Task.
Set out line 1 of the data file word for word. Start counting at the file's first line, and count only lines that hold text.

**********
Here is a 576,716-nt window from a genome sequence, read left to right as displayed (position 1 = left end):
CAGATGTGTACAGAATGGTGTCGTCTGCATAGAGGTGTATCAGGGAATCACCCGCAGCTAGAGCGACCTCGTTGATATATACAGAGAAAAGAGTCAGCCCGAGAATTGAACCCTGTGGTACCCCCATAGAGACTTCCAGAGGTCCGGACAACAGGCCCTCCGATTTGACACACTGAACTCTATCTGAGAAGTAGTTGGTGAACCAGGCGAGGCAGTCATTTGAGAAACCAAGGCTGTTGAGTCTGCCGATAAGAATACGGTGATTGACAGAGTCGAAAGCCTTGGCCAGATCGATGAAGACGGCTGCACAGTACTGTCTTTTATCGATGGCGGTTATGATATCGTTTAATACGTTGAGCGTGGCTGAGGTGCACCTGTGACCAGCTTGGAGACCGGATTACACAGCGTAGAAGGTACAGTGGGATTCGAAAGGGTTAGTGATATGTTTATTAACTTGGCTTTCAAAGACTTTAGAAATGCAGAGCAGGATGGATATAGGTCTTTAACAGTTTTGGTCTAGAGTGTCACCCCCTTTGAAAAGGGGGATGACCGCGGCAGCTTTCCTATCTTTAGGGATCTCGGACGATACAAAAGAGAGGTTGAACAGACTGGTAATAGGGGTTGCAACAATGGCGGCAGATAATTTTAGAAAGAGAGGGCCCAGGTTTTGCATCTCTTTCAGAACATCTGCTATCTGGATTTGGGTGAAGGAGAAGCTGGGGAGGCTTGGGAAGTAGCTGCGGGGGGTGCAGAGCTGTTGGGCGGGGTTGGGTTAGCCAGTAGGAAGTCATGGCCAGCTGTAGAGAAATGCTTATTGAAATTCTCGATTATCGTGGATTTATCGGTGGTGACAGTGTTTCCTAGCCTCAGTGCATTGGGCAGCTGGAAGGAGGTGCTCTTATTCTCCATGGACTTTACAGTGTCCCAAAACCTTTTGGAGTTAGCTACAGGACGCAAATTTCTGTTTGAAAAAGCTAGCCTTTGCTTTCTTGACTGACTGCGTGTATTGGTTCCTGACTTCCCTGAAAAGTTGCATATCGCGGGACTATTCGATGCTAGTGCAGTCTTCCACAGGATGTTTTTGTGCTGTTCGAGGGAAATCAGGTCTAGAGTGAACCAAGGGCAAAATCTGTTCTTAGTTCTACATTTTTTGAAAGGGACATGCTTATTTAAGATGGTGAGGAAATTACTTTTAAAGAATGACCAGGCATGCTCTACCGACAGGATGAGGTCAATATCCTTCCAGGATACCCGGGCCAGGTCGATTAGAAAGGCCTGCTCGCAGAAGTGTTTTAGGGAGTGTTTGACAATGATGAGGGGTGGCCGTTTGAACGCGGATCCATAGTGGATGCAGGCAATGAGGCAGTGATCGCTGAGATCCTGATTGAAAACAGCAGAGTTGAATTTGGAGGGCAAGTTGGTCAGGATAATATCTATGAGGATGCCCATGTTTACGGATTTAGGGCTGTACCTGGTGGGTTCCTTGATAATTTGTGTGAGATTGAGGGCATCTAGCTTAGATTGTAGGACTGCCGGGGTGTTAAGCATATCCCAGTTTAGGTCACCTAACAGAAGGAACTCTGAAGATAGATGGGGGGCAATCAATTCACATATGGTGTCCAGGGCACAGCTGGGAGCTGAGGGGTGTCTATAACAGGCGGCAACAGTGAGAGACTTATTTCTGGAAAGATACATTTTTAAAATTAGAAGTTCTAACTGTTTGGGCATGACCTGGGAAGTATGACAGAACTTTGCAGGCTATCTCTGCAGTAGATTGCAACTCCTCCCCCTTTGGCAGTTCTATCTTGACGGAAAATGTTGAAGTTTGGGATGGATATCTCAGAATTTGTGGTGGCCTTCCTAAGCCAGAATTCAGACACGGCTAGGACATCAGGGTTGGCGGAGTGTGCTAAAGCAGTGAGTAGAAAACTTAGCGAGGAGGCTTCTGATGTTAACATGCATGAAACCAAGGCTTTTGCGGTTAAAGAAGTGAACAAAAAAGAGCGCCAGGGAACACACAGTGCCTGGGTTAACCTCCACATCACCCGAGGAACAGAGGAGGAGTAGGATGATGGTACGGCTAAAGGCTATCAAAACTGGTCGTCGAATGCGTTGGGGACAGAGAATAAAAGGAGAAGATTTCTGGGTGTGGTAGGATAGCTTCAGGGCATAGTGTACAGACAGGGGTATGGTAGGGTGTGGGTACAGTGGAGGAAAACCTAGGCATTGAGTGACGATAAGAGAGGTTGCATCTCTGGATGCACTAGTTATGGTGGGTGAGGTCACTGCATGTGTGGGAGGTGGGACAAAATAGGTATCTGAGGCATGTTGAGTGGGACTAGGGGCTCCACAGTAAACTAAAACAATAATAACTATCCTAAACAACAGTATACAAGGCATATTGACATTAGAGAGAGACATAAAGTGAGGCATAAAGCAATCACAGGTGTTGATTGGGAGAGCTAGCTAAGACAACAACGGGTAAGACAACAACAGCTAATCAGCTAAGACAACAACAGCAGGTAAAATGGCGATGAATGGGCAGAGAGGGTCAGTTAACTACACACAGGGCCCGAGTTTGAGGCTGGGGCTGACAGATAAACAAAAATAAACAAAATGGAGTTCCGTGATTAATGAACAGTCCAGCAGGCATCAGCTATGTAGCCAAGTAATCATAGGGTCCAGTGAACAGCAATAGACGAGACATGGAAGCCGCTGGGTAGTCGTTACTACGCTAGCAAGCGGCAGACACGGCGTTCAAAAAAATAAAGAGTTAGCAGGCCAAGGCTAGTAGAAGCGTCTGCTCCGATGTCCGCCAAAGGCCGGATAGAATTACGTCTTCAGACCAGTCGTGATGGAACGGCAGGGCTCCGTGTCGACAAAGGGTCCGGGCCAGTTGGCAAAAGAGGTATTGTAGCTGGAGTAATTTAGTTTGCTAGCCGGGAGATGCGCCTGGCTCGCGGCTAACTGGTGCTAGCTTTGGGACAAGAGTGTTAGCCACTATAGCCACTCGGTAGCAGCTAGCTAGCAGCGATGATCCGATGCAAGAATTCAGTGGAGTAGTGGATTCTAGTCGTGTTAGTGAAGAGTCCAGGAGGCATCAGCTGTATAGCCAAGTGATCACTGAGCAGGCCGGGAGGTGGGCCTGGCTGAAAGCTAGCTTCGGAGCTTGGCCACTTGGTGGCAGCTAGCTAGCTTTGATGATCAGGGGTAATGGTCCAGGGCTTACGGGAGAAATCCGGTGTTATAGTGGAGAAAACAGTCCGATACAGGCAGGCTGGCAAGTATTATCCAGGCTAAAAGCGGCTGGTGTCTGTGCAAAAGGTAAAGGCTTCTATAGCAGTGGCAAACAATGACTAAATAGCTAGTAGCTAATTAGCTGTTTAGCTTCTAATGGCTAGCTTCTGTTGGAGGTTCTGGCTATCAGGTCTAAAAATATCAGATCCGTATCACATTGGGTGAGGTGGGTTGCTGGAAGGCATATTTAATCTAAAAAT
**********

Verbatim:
Here is a 576,716-nt window from a genome sequence, read left to right as displayed (position 1 = left end):